Notes on the production of Perlin Field (2013)
“The fact that noise doesn’t repeat makes it useful the way a paint brush is useful when painting. You use a particular paint brush because the bristles have a particular statistical quality - because of the size and spacing and stiffness of the bristles. You don’t know, or want to know, about the arrangement of each particular bristle. In effect, oil painters use a controlled random process.”
- Ken Perlin, 1999
1994. Parametric production matures to the point where clouds in the backdrop of a Lion King landscape are entangled with mechanisms of encryption, war, financial derivatives trading.
Noise emerges as a cloaking device for information in the 20th Century. Its status as unwelcome perturbance to early tele-communication signals gives way to strategic deployment.
SIGSALY, the World War II secure speech system, uses white noise masking as part of its encryption scheme. Nicknamed ‘Green Hornet’, the buzzing signal is indecipherable to the human ear.
The moderns rush to claim noise as their own. Russolo booms the loudest, announcing “the variety of noises is infinite”.
Man made noise develops from industrial waste product to a subversive gesture with a claim to political agency (Attali). With the advent of computation it mutates into a mimetic actor, both reactionary and legible.
Noise, not as a subversion of signal, but rather as duplicitous agent, active as both veil and mime, cynically acting out the semiotics of nature on one hand, while cloaking information on the other.
Algorithmic trading floods markets with noise, rendering them illegible to all but the most adept analysts. The noisy trader acts as a straw man designed to distract from the true noise in the system - sophisticated attempts at masking high-frequency trading strategies.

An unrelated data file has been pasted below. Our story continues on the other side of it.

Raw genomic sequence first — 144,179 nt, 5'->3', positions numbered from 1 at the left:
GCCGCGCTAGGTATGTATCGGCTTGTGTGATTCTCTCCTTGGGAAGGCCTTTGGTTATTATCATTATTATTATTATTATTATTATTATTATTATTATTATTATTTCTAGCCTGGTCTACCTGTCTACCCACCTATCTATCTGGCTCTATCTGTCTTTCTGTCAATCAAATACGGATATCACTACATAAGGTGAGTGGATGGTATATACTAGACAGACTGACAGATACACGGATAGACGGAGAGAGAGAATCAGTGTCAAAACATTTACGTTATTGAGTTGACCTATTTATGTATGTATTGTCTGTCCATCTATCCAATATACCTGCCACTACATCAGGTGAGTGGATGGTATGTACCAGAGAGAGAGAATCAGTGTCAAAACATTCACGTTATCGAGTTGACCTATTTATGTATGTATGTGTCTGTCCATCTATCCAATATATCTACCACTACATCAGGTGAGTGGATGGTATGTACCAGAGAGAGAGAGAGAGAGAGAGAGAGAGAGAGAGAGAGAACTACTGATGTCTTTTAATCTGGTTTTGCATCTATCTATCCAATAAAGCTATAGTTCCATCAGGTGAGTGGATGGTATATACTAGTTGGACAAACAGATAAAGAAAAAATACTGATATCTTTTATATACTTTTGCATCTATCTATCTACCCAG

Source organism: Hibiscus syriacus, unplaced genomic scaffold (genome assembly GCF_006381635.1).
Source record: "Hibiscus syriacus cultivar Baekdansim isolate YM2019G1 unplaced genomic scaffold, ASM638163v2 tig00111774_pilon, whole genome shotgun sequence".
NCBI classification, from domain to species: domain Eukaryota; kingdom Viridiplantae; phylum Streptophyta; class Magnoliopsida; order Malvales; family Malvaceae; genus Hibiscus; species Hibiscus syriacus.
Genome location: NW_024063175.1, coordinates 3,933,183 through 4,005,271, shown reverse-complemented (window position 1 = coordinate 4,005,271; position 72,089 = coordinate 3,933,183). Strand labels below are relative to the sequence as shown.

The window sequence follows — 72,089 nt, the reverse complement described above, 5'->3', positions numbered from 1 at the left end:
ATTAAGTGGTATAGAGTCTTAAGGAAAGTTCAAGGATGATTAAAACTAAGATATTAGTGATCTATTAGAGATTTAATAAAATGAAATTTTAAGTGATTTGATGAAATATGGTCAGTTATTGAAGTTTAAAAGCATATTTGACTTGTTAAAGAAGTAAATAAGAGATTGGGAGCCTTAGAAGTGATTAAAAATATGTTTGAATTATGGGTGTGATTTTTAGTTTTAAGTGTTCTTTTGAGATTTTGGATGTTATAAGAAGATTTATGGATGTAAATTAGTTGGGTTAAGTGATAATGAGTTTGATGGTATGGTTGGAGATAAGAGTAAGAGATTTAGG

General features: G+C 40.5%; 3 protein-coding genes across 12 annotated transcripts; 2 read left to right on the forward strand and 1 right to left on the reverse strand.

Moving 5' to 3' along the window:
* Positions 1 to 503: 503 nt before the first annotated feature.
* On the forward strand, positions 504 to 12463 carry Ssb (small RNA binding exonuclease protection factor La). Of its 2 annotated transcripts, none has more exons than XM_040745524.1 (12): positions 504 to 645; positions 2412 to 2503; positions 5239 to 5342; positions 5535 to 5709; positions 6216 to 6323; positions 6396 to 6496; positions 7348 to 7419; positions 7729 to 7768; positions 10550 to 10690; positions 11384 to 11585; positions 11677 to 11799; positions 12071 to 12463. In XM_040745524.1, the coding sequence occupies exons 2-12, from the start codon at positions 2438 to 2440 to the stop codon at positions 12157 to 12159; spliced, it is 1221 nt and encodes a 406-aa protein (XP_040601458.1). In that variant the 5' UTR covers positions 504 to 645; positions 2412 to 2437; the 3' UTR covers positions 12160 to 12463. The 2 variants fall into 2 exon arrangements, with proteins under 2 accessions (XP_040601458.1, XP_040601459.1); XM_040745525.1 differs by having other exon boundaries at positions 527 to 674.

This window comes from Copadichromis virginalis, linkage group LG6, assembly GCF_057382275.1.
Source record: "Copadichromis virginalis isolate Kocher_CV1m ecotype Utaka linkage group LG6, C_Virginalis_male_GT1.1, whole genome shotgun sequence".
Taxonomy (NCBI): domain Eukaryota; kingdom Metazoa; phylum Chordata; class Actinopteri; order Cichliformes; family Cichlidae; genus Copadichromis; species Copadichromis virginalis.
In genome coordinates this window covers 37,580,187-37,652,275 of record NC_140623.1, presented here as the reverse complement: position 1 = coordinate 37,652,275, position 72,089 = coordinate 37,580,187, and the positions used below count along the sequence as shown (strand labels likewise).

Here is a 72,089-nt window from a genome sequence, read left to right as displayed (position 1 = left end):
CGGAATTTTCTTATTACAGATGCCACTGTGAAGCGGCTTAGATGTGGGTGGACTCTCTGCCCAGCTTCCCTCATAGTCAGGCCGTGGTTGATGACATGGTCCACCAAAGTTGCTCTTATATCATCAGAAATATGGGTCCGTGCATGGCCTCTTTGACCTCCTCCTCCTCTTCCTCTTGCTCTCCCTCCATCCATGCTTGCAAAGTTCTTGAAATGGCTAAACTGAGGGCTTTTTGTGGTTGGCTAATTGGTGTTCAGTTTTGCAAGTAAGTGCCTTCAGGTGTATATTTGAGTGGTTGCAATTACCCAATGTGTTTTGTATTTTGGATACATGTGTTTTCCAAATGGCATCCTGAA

Noise as an object that precedes us. Ancestral noise in the form of stochastic gene expression inducing phenotype variation. Developmental noise and its role in processes collectively known as evolution. Biological multiplicity itself entailed by cellular noise.
Noise is a pseud. Its posturing as random and complex is exposed only through wilful decomposition. The additive synthesis of periodic functions organised into octaves generate a mimesis of fractal form.
Noise destabilises Platonic idealism. Its ontological affinity lies with contingency. Noise denounces, as Meillasoux does, “the ‘stabilist’ illusion of sensible becoming —the illusion that there are invariants or immutable laws of becoming”.
All those modern attempts to politicise noise run counter to an admission of agency to the object behind the phenomenon. The algorithm, as both actor and medium, should be afforded its own representation.
To let noise be manifest is the aim (and struggle) of the work.
Image: Water Vase, Ken Perlin (1985)